by Rachel Swain | Banner Photo by Matthew Gregory Hollis
The Ye-Ye’s are bringing a classic ‘60s sound to Chicago and they’re doing it with panache. They recently shared their passion for music and style with The Urbaness.

Chicago musicians Heather Perry, Lindsay Weinberg, and Erica Jaree Verbarg are reviving a pop music genre that swept Western Europe in the 1960s. Yeye (pronounced “yay-yay”) gets a modern makeover from these stylish ladies who are bringing their own brand of Parisian pop to the Chicago arts and music scene.


The Ye-Ye's are:

Heather Perry – Bass and vocals

Lindsay Weinberg – Keyboard and vocals

Erica Jaree Verbarg – Drums and auxiliary percussion




Q: How would you describe your band?

Heather: Our band is a modern interpretation of 1960s French pop. Yeye was a genre of music that swept Europe in the ‘60s and it wasn’t just in France it was also in Spain and Italy, but I’ve always focused on the French singers. I think it’s different because for the first time it’s all women playing. Back then it was just the front woman singing and the producers, writers, and band were all male. I think in certain ways we spin a modern take on it. For example, there’s a song we do called “Gong” where the verses are really sort of traditionally ‘60s, but then we take the choruses and we felt like it could be really punky. That’s not there in the original version. So, sometimes we mash it up!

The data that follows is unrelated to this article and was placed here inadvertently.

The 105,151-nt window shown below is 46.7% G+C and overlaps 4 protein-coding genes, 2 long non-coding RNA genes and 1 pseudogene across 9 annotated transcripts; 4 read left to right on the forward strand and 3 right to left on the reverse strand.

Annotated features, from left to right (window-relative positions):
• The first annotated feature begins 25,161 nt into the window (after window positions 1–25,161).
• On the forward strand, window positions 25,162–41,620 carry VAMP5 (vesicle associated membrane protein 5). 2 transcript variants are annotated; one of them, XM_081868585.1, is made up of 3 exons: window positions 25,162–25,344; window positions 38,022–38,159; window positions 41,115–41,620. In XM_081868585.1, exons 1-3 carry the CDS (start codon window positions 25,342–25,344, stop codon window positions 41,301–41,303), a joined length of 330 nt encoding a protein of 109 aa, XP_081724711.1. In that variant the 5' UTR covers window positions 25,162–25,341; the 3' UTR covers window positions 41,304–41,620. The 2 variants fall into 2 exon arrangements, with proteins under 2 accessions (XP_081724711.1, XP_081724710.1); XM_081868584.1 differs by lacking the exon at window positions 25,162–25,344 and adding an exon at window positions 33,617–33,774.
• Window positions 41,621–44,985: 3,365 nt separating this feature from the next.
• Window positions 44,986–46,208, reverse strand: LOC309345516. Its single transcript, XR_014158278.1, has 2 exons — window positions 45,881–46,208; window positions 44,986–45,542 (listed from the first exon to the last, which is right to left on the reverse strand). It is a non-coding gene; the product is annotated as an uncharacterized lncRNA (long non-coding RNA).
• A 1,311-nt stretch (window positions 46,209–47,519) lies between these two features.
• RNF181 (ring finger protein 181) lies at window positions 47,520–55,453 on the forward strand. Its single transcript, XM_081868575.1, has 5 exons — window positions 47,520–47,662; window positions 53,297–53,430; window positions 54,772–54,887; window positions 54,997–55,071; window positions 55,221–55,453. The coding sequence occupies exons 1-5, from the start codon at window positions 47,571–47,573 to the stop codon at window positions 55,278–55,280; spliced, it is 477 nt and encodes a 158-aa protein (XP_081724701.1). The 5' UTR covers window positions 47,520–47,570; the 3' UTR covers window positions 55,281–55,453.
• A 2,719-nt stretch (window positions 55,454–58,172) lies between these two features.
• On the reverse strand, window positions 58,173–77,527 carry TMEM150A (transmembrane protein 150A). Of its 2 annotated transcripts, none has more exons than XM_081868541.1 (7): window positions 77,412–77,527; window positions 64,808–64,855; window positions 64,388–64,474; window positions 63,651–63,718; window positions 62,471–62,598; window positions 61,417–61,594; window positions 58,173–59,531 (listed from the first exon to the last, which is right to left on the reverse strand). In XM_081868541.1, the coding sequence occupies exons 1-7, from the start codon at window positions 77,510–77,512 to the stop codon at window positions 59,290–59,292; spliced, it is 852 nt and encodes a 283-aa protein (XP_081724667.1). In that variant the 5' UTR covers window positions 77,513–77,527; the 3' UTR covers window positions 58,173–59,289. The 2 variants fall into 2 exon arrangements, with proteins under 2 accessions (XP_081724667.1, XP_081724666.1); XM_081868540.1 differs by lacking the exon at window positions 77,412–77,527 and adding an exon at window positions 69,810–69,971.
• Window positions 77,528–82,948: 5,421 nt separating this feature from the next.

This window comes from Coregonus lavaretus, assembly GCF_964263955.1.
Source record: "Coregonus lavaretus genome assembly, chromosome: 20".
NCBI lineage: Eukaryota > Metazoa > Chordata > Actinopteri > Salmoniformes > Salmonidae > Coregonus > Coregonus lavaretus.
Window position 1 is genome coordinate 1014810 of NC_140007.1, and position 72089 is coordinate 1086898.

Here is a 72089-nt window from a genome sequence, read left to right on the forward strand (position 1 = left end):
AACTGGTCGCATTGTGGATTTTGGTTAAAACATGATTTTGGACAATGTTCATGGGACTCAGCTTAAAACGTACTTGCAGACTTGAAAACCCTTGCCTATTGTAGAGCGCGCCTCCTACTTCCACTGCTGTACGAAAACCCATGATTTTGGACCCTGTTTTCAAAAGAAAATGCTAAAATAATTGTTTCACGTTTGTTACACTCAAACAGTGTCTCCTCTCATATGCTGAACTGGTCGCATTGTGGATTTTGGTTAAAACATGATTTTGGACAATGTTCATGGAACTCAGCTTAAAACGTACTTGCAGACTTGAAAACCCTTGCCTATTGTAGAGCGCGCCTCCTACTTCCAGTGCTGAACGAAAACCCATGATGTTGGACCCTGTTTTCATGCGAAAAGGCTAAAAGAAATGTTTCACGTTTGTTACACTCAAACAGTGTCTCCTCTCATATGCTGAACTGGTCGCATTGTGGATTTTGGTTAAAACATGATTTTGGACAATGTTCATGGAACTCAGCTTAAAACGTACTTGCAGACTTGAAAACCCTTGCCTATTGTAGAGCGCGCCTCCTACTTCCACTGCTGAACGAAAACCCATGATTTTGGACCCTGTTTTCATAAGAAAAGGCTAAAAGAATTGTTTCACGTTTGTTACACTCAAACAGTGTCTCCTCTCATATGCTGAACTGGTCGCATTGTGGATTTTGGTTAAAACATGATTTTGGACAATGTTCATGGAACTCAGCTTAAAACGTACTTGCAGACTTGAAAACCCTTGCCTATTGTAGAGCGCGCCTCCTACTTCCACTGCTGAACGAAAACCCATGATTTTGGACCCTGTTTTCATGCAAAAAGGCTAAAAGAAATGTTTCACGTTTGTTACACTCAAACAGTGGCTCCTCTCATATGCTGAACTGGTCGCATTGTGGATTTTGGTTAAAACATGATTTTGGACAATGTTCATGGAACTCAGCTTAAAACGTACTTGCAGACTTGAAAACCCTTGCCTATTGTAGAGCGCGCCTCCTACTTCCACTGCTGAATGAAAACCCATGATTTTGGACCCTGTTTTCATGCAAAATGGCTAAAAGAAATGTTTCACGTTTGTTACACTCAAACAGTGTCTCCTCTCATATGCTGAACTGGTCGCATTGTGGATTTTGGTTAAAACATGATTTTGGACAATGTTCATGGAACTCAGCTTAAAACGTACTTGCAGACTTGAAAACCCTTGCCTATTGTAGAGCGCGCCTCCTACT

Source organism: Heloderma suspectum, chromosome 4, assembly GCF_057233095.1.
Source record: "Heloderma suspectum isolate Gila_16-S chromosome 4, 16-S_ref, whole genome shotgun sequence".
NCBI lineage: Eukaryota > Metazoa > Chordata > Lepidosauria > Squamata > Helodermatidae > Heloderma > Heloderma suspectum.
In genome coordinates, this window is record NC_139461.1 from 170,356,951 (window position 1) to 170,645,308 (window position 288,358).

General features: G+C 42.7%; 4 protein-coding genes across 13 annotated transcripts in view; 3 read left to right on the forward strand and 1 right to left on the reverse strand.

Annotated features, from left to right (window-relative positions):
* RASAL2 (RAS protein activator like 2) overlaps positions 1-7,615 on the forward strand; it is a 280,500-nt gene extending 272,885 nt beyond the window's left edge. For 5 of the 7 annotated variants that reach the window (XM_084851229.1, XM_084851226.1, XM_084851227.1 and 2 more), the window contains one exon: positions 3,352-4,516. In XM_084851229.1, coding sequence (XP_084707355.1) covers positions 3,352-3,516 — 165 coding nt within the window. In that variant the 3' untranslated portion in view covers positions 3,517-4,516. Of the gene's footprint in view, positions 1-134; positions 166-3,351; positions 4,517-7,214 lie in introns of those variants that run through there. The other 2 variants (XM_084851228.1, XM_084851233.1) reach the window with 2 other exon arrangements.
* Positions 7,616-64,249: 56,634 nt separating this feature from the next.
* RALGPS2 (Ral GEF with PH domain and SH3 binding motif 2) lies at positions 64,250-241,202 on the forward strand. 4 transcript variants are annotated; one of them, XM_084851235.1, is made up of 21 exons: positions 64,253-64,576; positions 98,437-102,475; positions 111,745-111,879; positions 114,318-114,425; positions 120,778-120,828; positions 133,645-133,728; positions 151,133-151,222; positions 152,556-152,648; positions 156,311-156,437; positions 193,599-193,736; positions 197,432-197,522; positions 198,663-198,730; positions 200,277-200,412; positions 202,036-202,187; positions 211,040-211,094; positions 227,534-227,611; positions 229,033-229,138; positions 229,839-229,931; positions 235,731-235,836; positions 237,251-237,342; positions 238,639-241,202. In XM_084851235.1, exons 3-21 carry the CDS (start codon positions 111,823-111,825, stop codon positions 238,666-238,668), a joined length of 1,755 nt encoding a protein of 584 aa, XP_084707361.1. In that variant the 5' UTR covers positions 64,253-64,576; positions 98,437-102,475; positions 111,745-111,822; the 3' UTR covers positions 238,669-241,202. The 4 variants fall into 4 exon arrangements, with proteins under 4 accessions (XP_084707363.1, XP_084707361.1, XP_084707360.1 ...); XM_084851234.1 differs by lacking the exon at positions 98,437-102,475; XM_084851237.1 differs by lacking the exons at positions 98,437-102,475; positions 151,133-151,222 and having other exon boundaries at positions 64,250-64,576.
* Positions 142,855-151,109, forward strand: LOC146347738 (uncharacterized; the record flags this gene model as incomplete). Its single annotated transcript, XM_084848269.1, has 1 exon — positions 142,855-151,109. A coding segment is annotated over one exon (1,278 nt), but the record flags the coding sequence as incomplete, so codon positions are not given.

Q: How do you go about developing a sound in terms of arrangement and tone?

Erica: For me personally, I listen to the song and try to get as close to it as I possibly can. Heather and I will start with bass and drums, because that’s the core of a lot of these songs. Then when we add everybody else in, little flavors start to come out.

I think it’s different because for the first time it’s all women playing. Back then it was just the front woman singing and the producers, writers, and band were all male.
Once it’s muscle memory, then we can start to feel where we can grow and add our own ideas. Our idea is to modernize it and make it something sexy and something that could be done with dance and something that’s not so structured as it was in the ‘60s.

Lindsay: I think that one way that we’re getting that sound, is bass and drums, basic stuff. But then, some crucial elements of the sound are, like my keyboard. I have this great keyboard that recreates these vintage organ and electric piano sounds. One of them is a piano that has these strings in the background and it has this shmaltzy, lovey-dovey, magic sound. Heather went and bought a couple of specific hand percussion instruments, which it turns out are really crucial. Like castanets. There are castanets in tons of these songs! To have that little “tick-a-tick” really lodges into that vintage, familiar thing. It’s this thing now that’s coming to life from the past.

Heather: I think the hand percussion and back up vocals are a huge part of what makes our sound reminiscent of the era. We’ve had a few different people just join us as additional auxiliary percussionists during shows. They don’t understand how crucial things like tambourine, castanets and woodblock and shaker are to these songs! If I could, I would have an auxiliary percussion orchestra! Also, we all sing for the most part. The soaring harmonies and intricate back up vocals are a big part of the sound.


Q: Are all the songs from the original Yeye genre? How do you go about selecting the songs?